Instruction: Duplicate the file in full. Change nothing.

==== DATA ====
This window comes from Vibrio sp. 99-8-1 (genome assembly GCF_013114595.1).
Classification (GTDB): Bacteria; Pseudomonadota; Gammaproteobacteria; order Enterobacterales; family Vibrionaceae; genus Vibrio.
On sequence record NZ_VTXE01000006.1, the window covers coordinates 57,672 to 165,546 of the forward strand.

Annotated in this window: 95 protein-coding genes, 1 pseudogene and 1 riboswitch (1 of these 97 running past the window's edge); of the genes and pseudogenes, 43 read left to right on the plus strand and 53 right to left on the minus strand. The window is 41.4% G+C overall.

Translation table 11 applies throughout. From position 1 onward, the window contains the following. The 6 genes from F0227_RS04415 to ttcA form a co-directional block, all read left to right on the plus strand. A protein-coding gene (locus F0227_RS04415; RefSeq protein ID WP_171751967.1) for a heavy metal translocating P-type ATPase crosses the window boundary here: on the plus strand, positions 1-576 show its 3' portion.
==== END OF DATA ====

This window comes from Vibrio sp. 99-8-1 (genome assembly GCF_013114595.1).
Classification (GTDB): Bacteria; Pseudomonadota; Gammaproteobacteria; order Enterobacterales; family Vibrionaceae; genus Vibrio.
On sequence record NZ_VTXE01000006.1, the window covers coordinates 57,672 to 165,546 of the forward strand.

Annotated in this window: 95 protein-coding genes, 1 pseudogene and 1 riboswitch (1 of these 97 running past the window's edge); of the genes and pseudogenes, 43 read left to right on the plus strand and 53 right to left on the minus strand. The window is 41.4% G+C overall.

Translation table 11 applies throughout. From position 1 onward, the window contains the following. The 6 genes from F0227_RS04415 to ttcA form a co-directional block, all read left to right on the plus strand. A protein-coding gene (locus F0227_RS04415; RefSeq protein ID WP_171751967.1) for a heavy metal translocating P-type ATPase crosses the window boundary here: on the plus strand, positions 1-576 show its 3' portion.